The Rehearsal Process

Theatre rehearsals are still relatively new for me, and I take every opportunity I can get to be a part of them. Yesterday was the first rehearsal of Short, Back and Sides at Theatre 503, where I got to meet the two actors – Fiona and Hugh – as well as the director, Tom.

They started with a quick plain read-through, followed by any questions from the actors. Tom set out the system of the rehearsal quite early – they would work on the play between the three of them and only ask me for thoughts/questions/solutions if they were having difficulty. This was partially at my request following an earlier phone call with Tom. I am fascinated by the rehearsal process and enjoy watching other professionals take a piece, run with it, find what works for them in it. That’s when you find out if your writing really holds up, I think.

Run through done, they then worked through individual sections, noting changes in “units” and finding ways to smoothly link between them, before moving on to block out the first half. Seeing it come together, I don’t think I could stop myself from smiling. Though the actors had just met, you could see a relationship forming already and with a low-key two hander like this that feels so important. I cannot wait to see the results.

I’m gutted that I couldn’t make the longer rehearsal at Rich Mix today, but heartened that the actors are taking it upon themselves to meet independently to run lines. This is why I love actors and why I love the arts. Passion flows plain and abundant. My aim in the creative process is to try and give them something worth being passionate about.

Generally, I see now that, at the base of it, theatre rehearsals are mainly a process of contributors offering different ideas with insights from their particular areas of responsibility.  Thoughts are pulled, discussed tested, tried – but never rejected straight out. I can imagine this might be maddening and unproductive sometimes, especially if there a lot of egos, but when people are genuinely looking to make a piece stand up and do the best work they can, it’s a beautiful, fearless mode of working.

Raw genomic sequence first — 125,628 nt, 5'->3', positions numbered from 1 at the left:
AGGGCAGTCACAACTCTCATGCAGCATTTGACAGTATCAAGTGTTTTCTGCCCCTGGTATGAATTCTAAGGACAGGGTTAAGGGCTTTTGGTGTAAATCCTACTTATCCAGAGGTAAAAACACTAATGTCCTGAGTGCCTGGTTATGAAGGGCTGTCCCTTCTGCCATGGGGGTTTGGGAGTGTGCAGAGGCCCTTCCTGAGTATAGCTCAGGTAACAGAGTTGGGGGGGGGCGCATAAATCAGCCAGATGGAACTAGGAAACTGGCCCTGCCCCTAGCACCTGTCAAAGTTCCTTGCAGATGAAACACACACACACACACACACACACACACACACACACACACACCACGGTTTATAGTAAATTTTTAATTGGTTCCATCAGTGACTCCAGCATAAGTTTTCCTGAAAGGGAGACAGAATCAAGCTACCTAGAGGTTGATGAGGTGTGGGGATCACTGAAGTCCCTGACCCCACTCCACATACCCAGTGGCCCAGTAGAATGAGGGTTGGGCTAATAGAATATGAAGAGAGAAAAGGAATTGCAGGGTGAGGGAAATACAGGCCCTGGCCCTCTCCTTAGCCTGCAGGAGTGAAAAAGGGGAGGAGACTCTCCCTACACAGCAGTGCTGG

For my own part, as a writer, I am not too precious with exact lines since I tend to write more with the progression of story/emotional beats in mind. In this sense, I’m not a particularly poetic writer, but I have clear idea of where I want something to go. As such, I am perhaps too quick to let people cut lines, partly because I am generally of the opinion most drama is overwritten anyway and partly because I trust an actor’s instinct on a line over my own. There was one instance yesterday where an actor was having difficulty with a fairly extraneous line and I was happy to let it get the chop. However, curiously, the other actor gave their reasons for suggesting the line stayed and they were actually completely right. I felt a bit silly about that and realised that by not knowing my script backwards and the reason behind every line, especially since I’d written most of it a while back, I was not preparing as thoroughly as I should’ve done. There’s absolutely no reason that the process of prepping for rehearsal should be less rigorous for the writer, and I won’t let that happen again.

So in summary, my main take away lessons are: Be happy to let others play with your writing, but trust that you’ve written words for a reason (though knowing why is better) and attempt to get those words to work before taking a decision to lose them.

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